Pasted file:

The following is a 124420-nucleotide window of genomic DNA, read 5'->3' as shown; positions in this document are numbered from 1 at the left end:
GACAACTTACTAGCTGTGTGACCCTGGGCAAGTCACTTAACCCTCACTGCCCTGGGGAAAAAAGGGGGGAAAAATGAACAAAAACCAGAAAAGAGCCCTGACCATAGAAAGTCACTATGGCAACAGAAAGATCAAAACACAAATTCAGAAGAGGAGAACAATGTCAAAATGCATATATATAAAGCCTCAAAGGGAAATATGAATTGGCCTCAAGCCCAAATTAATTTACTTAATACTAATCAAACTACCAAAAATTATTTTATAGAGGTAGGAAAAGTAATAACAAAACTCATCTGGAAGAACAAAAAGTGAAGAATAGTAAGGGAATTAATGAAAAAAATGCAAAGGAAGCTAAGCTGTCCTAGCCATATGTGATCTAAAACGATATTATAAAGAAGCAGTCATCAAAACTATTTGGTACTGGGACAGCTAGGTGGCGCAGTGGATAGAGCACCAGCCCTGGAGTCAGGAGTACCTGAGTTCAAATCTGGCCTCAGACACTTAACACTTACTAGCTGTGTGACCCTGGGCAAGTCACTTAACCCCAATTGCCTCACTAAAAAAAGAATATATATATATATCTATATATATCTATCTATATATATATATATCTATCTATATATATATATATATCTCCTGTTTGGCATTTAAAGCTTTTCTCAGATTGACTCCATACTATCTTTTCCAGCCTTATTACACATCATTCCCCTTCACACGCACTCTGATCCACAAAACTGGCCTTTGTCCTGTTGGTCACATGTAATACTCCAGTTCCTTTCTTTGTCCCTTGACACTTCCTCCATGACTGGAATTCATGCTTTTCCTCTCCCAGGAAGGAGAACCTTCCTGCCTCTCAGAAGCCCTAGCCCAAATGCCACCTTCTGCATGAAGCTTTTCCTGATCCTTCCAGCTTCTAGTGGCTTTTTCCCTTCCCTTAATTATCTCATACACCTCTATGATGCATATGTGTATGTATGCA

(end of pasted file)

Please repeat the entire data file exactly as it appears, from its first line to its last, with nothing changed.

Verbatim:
The following is a 124420-nucleotide window of genomic DNA, read 5'->3' as shown; positions in this document are numbered from 1 at the left end:
GACAACTTACTAGCTGTGTGACCCTGGGCAAGTCACTTAACCCTCACTGCCCTGGGGAAAAAAGGGGGGAAAAATGAACAAAAACCAGAAAAGAGCCCTGACCATAGAAAGTCACTATGGCAACAGAAAGATCAAAACACAAATTCAGAAGAGGAGAACAATGTCAAAATGCATATATATAAAGCCTCAAAGGGAAATATGAATTGGCCTCAAGCCCAAATTAATTTACTTAATACTAATCAAACTACCAAAAATTATTTTATAGAGGTAGGAAAAGTAATAACAAAACTCATCTGGAAGAACAAAAAGTGAAGAATAGTAAGGGAATTAATGAAAAAAATGCAAAGGAAGCTAAGCTGTCCTAGCCATATGTGATCTAAAACGATATTATAAAGAAGCAGTCATCAAAACTATTTGGTACTGGGACAGCTAGGTGGCGCAGTGGATAGAGCACCAGCCCTGGAGTCAGGAGTACCTGAGTTCAAATCTGGCCTCAGACACTTAACACTTACTAGCTGTGTGACCCTGGGCAAGTCACTTAACCCCAATTGCCTCACTAAAAAAAGAATATATATATATATCTATATATATCTATCTATATATATATATATCTATCTATATATATATATATATCTCCTGTTTGGCATTTAAAGCTTTTCTCAGATTGACTCCATACTATCTTTTCCAGCCTTATTACACATCATTCCCCTTCACACGCACTCTGATCCACAAAACTGGCCTTTGTCCTGTTGGTCACATGTAATACTCCAGTTCCTTTCTTTGTCCCTTGACACTTCCTCCATGACTGGAATTCATGCTTTTCCTCTCCCAGGAAGGAGAACCTTCCTGCCTCTCAGAAGCCCTAGCCCAAATGCCACCTTCTGCATGAAGCTTTTCCTGATCCTTCCAGCTTCTAGTGGCTTTTTCCCTTCCCTTAATTATCTCATACACCTCTATGATGCATATGTGTATGTATGCA